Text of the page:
Digital Media Literacy: Practice Evaluating a Webpage

Lesson 2: Practice Evaluating a Webpage


Practice evaluating a webpage

Many pages may seem reliable at first, but as you evaluate them you may find that they are less than credible sources. By looking for clues on different parts of a webpage, you can decide whether it's reliable. As you practice this skill, you'll be able to evaluate webpages more quickly and accurately.

Whenever you evaluate a website, ask yourself a few key questions:

  • Who wrote the article?
  • Are claims backed up with reliable sources?
  • Does the website show bias?
  • If they cite a scientific study, does the study sound credible?

To put our skills to the test, let's take a look at this article to evaluate its credibility:

edit hotspots

There is clearly a problem with this article, as it seems that the author has fabricated information to get people to buy K-Power Energy Bars. While it's possible that these energy bars are a quality product, you probably shouldn't believe anything the article says about vitamin K or Caribbean Hibiscus root. Although some of the article is true and cites credible sources, it would be best to go directly to those sources to get more trustworthy information. Overall, this article is probably not objective or reliable.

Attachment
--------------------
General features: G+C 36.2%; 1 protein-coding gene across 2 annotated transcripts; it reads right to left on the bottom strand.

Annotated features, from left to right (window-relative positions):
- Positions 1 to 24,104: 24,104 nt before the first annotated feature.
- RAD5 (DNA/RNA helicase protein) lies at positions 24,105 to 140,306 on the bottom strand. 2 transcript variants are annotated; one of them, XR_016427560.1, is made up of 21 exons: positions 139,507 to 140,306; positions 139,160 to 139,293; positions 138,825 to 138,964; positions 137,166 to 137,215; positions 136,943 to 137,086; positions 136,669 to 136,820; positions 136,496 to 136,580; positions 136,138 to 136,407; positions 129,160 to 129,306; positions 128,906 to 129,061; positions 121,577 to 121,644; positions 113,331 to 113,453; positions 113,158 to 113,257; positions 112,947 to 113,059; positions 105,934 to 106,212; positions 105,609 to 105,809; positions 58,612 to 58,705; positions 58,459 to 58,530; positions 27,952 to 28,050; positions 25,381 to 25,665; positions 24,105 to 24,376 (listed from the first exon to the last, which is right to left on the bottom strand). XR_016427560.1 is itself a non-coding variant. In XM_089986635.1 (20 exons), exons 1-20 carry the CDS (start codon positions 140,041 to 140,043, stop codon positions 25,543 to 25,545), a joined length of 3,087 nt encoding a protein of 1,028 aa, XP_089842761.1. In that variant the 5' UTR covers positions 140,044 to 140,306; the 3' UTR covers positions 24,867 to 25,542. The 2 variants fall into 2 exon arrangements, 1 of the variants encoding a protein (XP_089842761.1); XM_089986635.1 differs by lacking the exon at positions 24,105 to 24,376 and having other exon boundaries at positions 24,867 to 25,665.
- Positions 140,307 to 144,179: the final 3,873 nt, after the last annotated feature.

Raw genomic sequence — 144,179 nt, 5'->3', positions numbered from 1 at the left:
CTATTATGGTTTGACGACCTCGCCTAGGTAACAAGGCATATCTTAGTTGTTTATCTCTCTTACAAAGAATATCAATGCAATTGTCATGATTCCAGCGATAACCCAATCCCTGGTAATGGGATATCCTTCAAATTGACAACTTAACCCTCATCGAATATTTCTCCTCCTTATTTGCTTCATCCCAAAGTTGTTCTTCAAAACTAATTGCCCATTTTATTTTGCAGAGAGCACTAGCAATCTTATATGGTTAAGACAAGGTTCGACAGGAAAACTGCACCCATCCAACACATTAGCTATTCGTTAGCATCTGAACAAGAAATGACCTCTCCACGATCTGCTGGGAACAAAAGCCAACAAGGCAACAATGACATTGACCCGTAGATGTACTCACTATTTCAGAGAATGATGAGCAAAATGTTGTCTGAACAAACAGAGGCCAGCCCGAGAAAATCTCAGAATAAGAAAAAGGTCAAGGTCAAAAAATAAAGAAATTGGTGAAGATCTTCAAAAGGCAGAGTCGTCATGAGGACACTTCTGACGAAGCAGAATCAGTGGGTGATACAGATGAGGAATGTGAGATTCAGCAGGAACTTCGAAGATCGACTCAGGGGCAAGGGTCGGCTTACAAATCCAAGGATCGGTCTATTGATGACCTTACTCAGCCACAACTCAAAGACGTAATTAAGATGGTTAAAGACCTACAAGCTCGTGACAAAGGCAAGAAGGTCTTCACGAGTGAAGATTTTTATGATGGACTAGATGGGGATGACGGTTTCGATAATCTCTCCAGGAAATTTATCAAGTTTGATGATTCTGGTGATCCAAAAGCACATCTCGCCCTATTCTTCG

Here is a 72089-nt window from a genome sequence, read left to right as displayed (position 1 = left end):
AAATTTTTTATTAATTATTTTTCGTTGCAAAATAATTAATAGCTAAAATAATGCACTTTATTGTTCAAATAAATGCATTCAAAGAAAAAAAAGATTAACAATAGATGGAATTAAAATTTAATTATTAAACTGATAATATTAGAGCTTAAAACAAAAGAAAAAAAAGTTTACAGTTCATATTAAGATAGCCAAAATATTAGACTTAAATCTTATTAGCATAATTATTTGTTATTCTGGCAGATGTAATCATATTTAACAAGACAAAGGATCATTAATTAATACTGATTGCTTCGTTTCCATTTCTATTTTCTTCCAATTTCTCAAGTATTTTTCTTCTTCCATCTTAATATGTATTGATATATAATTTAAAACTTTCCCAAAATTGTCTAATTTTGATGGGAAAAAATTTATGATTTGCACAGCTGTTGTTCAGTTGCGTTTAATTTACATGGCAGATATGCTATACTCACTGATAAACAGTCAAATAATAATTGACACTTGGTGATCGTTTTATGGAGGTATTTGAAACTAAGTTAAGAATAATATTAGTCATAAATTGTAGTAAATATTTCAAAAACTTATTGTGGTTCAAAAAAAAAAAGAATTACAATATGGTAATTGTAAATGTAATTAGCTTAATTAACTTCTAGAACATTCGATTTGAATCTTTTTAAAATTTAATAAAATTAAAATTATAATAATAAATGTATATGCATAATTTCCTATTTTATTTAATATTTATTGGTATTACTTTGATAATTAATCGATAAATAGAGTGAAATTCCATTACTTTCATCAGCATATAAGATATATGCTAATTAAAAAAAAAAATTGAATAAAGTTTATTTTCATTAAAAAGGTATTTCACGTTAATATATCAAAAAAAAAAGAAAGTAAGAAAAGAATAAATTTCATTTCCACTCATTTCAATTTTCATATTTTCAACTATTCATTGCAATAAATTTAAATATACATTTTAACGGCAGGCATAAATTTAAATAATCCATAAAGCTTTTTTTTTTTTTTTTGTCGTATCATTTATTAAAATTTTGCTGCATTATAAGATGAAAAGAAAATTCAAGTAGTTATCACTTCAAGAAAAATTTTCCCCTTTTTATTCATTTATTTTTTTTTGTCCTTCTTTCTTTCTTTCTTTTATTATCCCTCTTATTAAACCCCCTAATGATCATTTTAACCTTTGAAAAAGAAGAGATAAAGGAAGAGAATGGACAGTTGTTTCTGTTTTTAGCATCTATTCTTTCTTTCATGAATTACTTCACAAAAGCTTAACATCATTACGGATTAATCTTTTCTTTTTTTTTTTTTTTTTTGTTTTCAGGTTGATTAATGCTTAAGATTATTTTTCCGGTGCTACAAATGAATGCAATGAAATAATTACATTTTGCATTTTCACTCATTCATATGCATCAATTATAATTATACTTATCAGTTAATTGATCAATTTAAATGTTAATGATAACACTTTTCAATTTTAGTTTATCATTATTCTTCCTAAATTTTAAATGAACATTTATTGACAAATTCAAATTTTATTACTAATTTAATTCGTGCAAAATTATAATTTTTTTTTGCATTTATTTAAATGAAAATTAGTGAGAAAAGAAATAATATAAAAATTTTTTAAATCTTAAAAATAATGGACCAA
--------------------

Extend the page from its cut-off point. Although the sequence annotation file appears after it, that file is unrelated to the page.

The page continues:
Remember, just because a website looks scientific or historical doesn't mean it's credible. Unless the information can be verified, it's possible that it's all made up, so take your time whenever you evaluate online information.

Try this!

Go to the following two sites: Man on the Moon - A rethink and How Do We Know The Moon Landing Really Happened?

  • What is each site's point of view?
  • What can you tell about the authors? Which author likely has more expertise on the subject?
  • Does each site use good evidence to support its claims?
  • Which site do you think is more reliable?